Taiwan Semiconductor Manufacturing Company (TSMC) is the firm that turns chip designs from companies like Apple, Qualcomm, and Huawei into the actual components used inside smartphones. So when TSMC is the subject of good news, it's usually positive for the entire smartphone market. According to industry sources cited by Digitimes, the company is seeing orders pick up for chipsets produced using the most advanced technology currently possible. This is important because these chips are stuffed with more than a billion transistors. The more transistors in a chip, the more powerful and energy efficient that chip is. The most densely packed chips are currently made using the 7nm process; TSMC says that the production facilities it reserves for these chips will be running at full capacity during the third quarter of this year. TSMC is said to be "aggressively" turning out wafers for Huawei's Hi-Silicon unit that will be used to produce the Kirin chipsets found on Huawei phones. Qualcomm and MediaTek are reportedly keeping track of how busy TSMC is churning out advanced chips. Later this quarter, both firms are expected to request that the company start preparing wafers for the production of their chipsets. And during the third quarter, most of TSMC's 7nm assembly lines will be busy rolling out the A13 SoC for the 2019 Apple iPhones. The company's utilization rate for its most advanced chips most likely hit its low point for the year last quarter. But an increase in orders for 7nm chips from Android phone manufacturers not only bodes well for TSMC but for the smartphone industry as well. Right now, these chips include the top-of-the-line Qualcomm Snapdragon 855 Mobile Platform and the Kirin 980. The former is found powering expensive flagship models like the Samsung Galaxy S10, the LG G8 ThinQ, and other new top-shelf models due out over the year. The latter chip is found inside the soon to be launched Huawei P30 and P30 Pro. The fact that TSMC is receiving a bunch of orders for 7nm chips indicates that we could be looking at higher demand for the pricier smartphones in the marketplace.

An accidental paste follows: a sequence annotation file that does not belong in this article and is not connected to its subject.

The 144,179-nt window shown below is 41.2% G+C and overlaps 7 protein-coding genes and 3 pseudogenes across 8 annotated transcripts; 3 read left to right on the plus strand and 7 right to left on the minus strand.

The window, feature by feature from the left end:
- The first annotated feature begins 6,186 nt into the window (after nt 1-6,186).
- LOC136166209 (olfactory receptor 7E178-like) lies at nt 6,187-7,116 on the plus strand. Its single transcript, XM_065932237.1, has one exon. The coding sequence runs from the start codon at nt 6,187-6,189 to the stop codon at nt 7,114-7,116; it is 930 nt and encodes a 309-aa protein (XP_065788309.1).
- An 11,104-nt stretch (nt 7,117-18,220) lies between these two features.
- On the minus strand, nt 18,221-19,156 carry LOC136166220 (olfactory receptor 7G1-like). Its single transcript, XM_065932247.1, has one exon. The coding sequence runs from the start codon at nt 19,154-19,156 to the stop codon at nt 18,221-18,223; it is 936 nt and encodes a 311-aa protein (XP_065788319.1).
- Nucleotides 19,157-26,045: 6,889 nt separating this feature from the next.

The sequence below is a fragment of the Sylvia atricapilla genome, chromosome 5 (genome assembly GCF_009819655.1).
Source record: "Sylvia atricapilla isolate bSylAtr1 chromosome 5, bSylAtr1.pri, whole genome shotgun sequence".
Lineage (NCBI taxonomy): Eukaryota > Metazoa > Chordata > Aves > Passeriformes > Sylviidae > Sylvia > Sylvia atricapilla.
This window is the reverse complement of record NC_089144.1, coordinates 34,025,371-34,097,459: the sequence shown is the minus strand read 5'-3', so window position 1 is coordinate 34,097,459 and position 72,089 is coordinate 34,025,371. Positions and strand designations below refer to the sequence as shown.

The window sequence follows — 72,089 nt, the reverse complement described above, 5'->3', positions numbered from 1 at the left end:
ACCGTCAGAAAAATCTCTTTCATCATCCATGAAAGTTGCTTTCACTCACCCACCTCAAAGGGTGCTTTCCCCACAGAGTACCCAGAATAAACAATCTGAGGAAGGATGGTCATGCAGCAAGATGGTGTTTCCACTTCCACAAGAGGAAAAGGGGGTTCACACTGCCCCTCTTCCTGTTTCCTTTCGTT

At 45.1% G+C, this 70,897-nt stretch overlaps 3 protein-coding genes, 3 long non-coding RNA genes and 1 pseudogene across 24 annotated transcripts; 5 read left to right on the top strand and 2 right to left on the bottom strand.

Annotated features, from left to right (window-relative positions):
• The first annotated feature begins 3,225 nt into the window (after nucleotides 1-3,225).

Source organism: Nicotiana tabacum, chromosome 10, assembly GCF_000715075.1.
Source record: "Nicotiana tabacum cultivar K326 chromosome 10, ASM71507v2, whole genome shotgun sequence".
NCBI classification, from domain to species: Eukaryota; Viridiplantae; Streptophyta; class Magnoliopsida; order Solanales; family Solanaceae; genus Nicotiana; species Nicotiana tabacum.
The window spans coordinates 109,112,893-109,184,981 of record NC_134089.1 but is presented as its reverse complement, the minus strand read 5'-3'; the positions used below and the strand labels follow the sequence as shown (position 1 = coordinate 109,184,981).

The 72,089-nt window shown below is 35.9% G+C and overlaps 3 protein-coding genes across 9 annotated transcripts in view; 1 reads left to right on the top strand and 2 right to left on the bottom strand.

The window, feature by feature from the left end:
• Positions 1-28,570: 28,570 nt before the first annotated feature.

TSMC is churning out 7nm CPU, GPU, and AI chips
Smartphone demand has been tepid as of late. High penetration rates for smartphones, lack of innovation and high prices are partly to blame. In addition, the upgrade cycle continues to grow longer, and there are economic issues in China and India; those are the top two markets in the world for connected handsets. And while the new foldable phones might give the industry a shot in the arm, that won't happen until the prices of these units come down to earth. The Samsung Galaxy Fold, due out on April 26th, is tagged at $1,980 in the states. Launching later this summer, the Huawei Mate X carries a price tag that is equivalent to $2,600. Both phones will use 7nm chipsets with Samsung's foldable powered by the Snapdragon 855, and Huawei's foldable sporting the Kirin 980 SoC.
Sources at top chip firms who design components for the smartphone industry say that besides rolling out 7nm CPUs, TSMC's advanced production lines are also manufacturing chips for graphics processing and Artifical Intelligence. And in the second half of this year, 7nm chips using extreme ultraviolet light to more precisely layout transistors will start shipping.